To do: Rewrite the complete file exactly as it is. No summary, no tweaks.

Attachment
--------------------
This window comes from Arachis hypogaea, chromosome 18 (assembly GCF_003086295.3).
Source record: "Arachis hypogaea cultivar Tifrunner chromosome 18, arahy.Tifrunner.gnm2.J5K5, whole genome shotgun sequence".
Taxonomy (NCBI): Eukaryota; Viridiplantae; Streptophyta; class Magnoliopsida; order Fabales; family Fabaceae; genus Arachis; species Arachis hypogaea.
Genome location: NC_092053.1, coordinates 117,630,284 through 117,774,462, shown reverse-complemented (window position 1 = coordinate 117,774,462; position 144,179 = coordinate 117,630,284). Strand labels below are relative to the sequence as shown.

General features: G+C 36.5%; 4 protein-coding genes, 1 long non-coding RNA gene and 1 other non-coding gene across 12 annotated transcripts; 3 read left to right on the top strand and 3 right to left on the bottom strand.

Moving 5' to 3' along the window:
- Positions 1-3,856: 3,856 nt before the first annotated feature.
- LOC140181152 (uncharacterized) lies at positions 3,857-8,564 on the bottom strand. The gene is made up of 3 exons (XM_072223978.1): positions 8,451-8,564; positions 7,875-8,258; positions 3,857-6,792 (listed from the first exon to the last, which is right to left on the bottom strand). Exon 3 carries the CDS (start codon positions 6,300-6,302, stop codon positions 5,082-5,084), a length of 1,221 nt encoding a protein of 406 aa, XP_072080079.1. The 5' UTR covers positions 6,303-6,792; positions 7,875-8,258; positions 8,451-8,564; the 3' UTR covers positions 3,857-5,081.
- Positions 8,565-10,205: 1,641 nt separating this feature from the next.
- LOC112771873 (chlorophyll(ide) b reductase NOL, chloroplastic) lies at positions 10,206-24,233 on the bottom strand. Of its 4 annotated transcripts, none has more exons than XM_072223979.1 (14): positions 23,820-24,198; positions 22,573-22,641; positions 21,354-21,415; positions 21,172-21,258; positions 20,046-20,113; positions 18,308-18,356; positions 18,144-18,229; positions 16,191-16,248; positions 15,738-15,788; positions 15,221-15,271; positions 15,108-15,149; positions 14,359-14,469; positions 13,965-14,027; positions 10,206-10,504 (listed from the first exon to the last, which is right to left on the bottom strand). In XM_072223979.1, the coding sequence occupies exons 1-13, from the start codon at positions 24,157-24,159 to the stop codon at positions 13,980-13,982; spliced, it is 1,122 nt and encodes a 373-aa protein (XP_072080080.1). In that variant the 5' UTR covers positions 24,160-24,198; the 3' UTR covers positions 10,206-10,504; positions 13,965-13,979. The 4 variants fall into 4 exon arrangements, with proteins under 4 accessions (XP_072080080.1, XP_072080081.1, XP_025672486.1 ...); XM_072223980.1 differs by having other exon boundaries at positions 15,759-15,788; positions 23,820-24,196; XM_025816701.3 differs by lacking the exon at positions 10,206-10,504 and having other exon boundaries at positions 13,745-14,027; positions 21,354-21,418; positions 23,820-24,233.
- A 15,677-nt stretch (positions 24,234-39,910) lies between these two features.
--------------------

This window comes from Arachis hypogaea, chromosome 18 (assembly GCF_003086295.3).
Source record: "Arachis hypogaea cultivar Tifrunner chromosome 18, arahy.Tifrunner.gnm2.J5K5, whole genome shotgun sequence".
Taxonomy (NCBI): Eukaryota; Viridiplantae; Streptophyta; class Magnoliopsida; order Fabales; family Fabaceae; genus Arachis; species Arachis hypogaea.
Genome location: NC_092053.1, coordinates 117,630,284 through 117,774,462, shown reverse-complemented (window position 1 = coordinate 117,774,462; position 144,179 = coordinate 117,630,284). Strand labels below are relative to the sequence as shown.

General features: G+C 36.5%; 4 protein-coding genes, 1 long non-coding RNA gene and 1 other non-coding gene across 12 annotated transcripts; 3 read left to right on the top strand and 3 right to left on the bottom strand.

Moving 5' to 3' along the window:
- Positions 1-3,856: 3,856 nt before the first annotated feature.
- LOC140181152 (uncharacterized) lies at positions 3,857-8,564 on the bottom strand. The gene is made up of 3 exons (XM_072223978.1): positions 8,451-8,564; positions 7,875-8,258; positions 3,857-6,792 (listed from the first exon to the last, which is right to left on the bottom strand). Exon 3 carries the CDS (start codon positions 6,300-6,302, stop codon positions 5,082-5,084), a length of 1,221 nt encoding a protein of 406 aa, XP_072080079.1. The 5' UTR covers positions 6,303-6,792; positions 7,875-8,258; positions 8,451-8,564; the 3' UTR covers positions 3,857-5,081.
- Positions 8,565-10,205: 1,641 nt separating this feature from the next.
- LOC112771873 (chlorophyll(ide) b reductase NOL, chloroplastic) lies at positions 10,206-24,233 on the bottom strand. Of its 4 annotated transcripts, none has more exons than XM_072223979.1 (14): positions 23,820-24,198; positions 22,573-22,641; positions 21,354-21,415; positions 21,172-21,258; positions 20,046-20,113; positions 18,308-18,356; positions 18,144-18,229; positions 16,191-16,248; positions 15,738-15,788; positions 15,221-15,271; positions 15,108-15,149; positions 14,359-14,469; positions 13,965-14,027; positions 10,206-10,504 (listed from the first exon to the last, which is right to left on the bottom strand). In XM_072223979.1, the coding sequence occupies exons 1-13, from the start codon at positions 24,157-24,159 to the stop codon at positions 13,980-13,982; spliced, it is 1,122 nt and encodes a 373-aa protein (XP_072080080.1). In that variant the 5' UTR covers positions 24,160-24,198; the 3' UTR covers positions 10,206-10,504; positions 13,965-13,979. The 4 variants fall into 4 exon arrangements, with proteins under 4 accessions (XP_072080080.1, XP_072080081.1, XP_025672486.1 ...); XM_072223980.1 differs by having other exon boundaries at positions 15,759-15,788; positions 23,820-24,196; XM_025816701.3 differs by lacking the exon at positions 10,206-10,504 and having other exon boundaries at positions 13,745-14,027; positions 21,354-21,418; positions 23,820-24,233.
- A 15,677-nt stretch (positions 24,234-39,910) lies between these two features.